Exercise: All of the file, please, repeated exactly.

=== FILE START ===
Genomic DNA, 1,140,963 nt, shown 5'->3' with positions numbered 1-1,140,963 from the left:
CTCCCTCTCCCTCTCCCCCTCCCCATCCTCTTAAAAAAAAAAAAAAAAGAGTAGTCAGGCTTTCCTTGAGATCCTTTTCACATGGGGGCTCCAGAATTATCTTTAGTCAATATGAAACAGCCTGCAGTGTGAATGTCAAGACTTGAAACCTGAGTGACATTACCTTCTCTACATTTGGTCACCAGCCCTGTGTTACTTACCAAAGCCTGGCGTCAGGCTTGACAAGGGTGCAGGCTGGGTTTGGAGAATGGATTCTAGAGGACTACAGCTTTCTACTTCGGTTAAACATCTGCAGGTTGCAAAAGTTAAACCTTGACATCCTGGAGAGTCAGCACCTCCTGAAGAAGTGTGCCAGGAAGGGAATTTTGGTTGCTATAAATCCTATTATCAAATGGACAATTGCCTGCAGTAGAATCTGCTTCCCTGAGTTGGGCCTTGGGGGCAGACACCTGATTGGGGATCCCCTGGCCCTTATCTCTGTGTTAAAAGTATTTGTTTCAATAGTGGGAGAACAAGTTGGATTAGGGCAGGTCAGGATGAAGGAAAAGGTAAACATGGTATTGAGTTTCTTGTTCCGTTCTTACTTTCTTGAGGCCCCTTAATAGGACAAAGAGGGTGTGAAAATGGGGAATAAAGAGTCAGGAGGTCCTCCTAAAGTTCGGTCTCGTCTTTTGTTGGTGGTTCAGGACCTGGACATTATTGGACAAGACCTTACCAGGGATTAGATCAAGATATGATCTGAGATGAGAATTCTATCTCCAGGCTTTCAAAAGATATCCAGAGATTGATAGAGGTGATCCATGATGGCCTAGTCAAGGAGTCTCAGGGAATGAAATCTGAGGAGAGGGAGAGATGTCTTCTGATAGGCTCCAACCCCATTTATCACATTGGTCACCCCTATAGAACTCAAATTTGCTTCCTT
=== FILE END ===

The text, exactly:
Genomic DNA, 1,140,963 nt, shown 5'->3' with positions numbered 1-1,140,963 from the left:
CTCCCTCTCCCTCTCCCCCTCCCCATCCTCTTAAAAAAAAAAAAAAAAGAGTAGTCAGGCTTTCCTTGAGATCCTTTTCACATGGGGGCTCCAGAATTATCTTTAGTCAATATGAAACAGCCTGCAGTGTGAATGTCAAGACTTGAAACCTGAGTGACATTACCTTCTCTACATTTGGTCACCAGCCCTGTGTTACTTACCAAAGCCTGGCGTCAGGCTTGACAAGGGTGCAGGCTGGGTTTGGAGAATGGATTCTAGAGGACTACAGCTTTCTACTTCGGTTAAACATCTGCAGGTTGCAAAAGTTAAACCTTGACATCCTGGAGAGTCAGCACCTCCTGAAGAAGTGTGCCAGGAAGGGAATTTTGGTTGCTATAAATCCTATTATCAAATGGACAATTGCCTGCAGTAGAATCTGCTTCCCTGAGTTGGGCCTTGGGGGCAGACACCTGATTGGGGATCCCCTGGCCCTTATCTCTGTGTTAAAAGTATTTGTTTCAATAGTGGGAGAACAAGTTGGATTAGGGCAGGTCAGGATGAAGGAAAAGGTAAACATGGTATTGAGTTTCTTGTTCCGTTCTTACTTTCTTGAGGCCCCTTAATAGGACAAAGAGGGTGTGAAAATGGGGAATAAAGAGTCAGGAGGTCCTCCTAAAGTTCGGTCTCGTCTTTTGTTGGTGGTTCAGGACCTGGACATTATTGGACAAGACCTTACCAGGGATTAGATCAAGATATGATCTGAGATGAGAATTCTATCTCCAGGCTTTCAAAAGATATCCAGAGATTGATAGAGGTGATCCATGATGGCCTAGTCAAGGAGTCTCAGGGAATGAAATCTGAGGAGAGGGAGAGATGTCTTCTGATAGGCTCCAACCCCATTTATCACATTGGTCACCCCTATAGAACTCAAATTTGCTTCCTT